"the answer to loneliness is not people — it's purpose!"

Recent statistics paint a stark picture. In 2022-23, nearly one fifth of the population in Northern Ireland reported feeling lonely at least some of the time. That equates to approximately 361,000 individuals, and what is more troubling is that loneliness was on the rise even before the onset of the COVID-19 pandemic. That only exacerbated the feelings of isolation and disconnection, especially among vulnerable groups such as carers, people with disabilities and those with terminal illnesses. For carers, in particular, loneliness can be caused by a range of circumstances, many of them outside an individual carer's control. For many, the intensity of caring can be so demanding that they are left with little time or energy to see friends or family. As they neglect their own hobbies and interests, their focus is largely on the person whom they care for.

The causes of loneliness in older people are multifaceted. They include transitions such as moving house or going into residential care, bereavement, loss of sensory abilities such as hearing or vision, financial stress due to retirement, and various structural issues such as a lack of access to transportation, community services and, in some instances, even technology.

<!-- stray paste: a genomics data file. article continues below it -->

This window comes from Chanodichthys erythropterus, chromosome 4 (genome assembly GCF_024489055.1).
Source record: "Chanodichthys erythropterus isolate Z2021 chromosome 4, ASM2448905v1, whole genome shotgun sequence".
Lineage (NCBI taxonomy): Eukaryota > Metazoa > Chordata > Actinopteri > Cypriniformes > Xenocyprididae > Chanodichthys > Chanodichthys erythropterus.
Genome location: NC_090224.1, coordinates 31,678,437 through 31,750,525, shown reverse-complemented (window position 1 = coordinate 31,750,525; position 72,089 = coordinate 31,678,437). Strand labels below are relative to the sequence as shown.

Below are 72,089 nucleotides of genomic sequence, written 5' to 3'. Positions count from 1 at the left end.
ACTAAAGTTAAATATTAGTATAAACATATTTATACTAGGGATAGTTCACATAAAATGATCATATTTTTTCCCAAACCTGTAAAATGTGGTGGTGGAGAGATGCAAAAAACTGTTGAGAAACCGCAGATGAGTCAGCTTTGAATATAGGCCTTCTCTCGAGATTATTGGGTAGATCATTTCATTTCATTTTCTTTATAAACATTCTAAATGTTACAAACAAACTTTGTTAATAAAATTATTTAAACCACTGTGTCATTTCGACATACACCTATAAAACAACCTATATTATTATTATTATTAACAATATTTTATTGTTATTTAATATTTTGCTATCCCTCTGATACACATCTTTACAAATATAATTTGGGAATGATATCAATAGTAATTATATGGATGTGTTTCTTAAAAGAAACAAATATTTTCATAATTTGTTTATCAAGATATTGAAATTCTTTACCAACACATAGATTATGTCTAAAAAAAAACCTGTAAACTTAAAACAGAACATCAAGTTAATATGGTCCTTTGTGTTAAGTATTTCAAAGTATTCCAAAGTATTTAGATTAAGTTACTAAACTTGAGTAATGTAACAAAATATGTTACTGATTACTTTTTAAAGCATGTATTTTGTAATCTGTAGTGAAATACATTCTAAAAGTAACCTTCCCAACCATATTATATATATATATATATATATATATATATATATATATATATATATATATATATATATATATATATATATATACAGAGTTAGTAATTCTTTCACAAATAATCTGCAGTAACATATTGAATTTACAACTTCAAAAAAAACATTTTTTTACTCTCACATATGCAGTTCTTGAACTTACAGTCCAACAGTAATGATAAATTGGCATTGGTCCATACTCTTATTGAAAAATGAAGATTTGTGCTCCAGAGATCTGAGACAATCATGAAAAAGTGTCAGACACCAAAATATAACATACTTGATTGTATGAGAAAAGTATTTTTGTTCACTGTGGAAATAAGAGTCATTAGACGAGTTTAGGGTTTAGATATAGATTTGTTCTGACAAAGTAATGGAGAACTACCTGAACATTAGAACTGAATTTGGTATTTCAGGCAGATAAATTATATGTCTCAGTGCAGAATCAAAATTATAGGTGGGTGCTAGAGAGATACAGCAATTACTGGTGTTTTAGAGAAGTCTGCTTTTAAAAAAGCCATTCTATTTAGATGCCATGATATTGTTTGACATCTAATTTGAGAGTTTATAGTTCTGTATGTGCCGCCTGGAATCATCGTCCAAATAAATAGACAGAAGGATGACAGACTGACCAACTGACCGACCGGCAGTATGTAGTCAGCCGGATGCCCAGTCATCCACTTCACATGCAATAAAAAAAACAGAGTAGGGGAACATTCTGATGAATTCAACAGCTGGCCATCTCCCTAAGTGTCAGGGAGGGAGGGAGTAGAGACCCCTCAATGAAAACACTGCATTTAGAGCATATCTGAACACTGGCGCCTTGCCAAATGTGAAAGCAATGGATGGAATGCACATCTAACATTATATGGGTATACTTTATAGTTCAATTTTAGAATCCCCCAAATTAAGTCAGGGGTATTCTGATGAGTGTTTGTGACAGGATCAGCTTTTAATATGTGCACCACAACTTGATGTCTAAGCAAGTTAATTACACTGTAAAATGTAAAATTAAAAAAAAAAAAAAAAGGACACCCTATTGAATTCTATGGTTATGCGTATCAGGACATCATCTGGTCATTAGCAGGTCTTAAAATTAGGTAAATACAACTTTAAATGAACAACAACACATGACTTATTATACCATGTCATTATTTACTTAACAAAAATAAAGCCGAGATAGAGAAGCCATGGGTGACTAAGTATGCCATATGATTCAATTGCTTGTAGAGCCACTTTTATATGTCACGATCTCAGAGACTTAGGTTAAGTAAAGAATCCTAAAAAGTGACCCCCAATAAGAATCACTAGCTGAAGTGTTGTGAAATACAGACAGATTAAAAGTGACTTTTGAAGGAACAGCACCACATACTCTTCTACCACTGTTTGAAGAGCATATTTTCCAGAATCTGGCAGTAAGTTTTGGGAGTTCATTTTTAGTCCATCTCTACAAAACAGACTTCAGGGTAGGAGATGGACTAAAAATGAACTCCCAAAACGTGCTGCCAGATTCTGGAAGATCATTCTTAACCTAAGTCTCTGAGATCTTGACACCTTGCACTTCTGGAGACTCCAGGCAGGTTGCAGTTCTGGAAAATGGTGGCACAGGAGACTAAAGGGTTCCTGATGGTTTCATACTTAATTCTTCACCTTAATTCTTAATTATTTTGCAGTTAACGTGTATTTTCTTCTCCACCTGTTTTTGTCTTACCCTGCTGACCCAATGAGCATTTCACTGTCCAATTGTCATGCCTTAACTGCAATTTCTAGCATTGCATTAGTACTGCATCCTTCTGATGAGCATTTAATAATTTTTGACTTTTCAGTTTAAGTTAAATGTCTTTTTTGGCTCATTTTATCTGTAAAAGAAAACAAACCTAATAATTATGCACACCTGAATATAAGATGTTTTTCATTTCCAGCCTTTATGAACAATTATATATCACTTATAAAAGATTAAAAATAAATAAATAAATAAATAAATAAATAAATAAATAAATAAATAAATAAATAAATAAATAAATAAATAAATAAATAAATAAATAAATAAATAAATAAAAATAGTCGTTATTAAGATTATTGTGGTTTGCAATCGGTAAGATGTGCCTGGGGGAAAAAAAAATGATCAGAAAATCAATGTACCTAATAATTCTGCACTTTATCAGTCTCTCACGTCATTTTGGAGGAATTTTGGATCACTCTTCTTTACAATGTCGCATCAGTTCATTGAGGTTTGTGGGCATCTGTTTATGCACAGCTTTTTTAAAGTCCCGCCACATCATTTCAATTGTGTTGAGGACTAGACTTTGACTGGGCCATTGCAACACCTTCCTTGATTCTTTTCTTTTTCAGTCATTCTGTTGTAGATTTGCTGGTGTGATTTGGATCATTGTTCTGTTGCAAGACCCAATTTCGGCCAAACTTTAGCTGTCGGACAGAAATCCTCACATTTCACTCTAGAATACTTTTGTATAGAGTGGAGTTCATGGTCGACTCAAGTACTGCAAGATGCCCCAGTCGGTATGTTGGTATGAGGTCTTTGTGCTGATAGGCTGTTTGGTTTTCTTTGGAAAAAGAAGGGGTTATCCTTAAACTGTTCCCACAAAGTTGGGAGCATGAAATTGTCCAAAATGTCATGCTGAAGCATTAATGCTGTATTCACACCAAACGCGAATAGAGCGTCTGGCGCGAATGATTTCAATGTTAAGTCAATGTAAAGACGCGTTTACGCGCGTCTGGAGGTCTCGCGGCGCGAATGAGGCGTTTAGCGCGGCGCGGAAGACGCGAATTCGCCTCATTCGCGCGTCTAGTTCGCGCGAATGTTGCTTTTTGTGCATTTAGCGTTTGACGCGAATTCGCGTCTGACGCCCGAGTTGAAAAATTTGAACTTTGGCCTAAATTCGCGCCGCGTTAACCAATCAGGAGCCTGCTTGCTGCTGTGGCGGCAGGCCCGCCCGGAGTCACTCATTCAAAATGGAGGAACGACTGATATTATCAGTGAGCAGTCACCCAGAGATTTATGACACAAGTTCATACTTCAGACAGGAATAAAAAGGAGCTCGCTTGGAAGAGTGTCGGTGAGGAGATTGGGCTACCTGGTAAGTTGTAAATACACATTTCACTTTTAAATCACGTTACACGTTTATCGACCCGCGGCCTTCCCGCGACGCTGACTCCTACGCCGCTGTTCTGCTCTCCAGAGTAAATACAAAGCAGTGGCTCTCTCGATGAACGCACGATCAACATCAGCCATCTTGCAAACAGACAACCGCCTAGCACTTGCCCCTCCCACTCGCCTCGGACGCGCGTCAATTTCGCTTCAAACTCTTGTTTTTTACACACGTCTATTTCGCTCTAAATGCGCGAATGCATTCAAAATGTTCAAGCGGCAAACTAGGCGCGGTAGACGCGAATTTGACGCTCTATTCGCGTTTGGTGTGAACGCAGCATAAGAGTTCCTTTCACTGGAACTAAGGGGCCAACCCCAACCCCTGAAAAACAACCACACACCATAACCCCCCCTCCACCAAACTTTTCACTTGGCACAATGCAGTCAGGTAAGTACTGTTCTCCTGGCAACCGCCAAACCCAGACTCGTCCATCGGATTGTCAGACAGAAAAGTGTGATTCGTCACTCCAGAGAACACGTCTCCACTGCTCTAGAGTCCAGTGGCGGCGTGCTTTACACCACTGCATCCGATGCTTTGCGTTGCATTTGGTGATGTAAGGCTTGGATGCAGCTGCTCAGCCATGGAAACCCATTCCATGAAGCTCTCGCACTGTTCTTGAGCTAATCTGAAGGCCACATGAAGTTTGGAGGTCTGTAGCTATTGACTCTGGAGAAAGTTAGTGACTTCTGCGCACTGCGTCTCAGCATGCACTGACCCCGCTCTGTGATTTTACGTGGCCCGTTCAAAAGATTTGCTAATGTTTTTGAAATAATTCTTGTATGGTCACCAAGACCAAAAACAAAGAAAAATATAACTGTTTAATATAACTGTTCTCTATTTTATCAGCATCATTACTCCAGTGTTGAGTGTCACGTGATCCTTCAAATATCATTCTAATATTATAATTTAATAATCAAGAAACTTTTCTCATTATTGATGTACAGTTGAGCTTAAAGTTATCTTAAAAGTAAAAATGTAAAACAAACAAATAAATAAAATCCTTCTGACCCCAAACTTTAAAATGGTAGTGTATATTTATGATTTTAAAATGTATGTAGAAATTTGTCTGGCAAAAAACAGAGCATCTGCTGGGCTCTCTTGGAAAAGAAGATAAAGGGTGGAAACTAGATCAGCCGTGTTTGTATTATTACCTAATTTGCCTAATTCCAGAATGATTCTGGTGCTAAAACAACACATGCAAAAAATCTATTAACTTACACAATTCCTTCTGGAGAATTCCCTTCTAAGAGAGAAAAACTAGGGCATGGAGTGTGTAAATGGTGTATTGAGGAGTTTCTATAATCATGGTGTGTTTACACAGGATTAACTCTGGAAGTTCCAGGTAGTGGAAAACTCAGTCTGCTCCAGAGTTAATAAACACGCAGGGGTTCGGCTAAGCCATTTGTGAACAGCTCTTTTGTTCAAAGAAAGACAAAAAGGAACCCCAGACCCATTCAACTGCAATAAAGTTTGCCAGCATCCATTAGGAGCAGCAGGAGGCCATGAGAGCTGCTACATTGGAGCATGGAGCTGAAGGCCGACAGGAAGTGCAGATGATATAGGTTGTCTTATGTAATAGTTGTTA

Our disabled citizens are far too often an afterthought, and that must change. A recent report stated that more than a third of disabled people said that they were chronically lonely before the pandemic, and that rose to one in two, or 54%, for 16- to 24-year-olds. A lot of people think that loneliness is the purview of just those who age. It is not; it is across all age groups. A third of disabled people are limited to having under an hour of interaction with someone else each day, and over two thirds of disabled people now say that social isolation is affecting their mental health and well-being, with two in five reporting an impact on their physical health. That has led to the majority of disabled people believing that the Government should prioritise tackling mental health and issues including loneliness over every other pressure.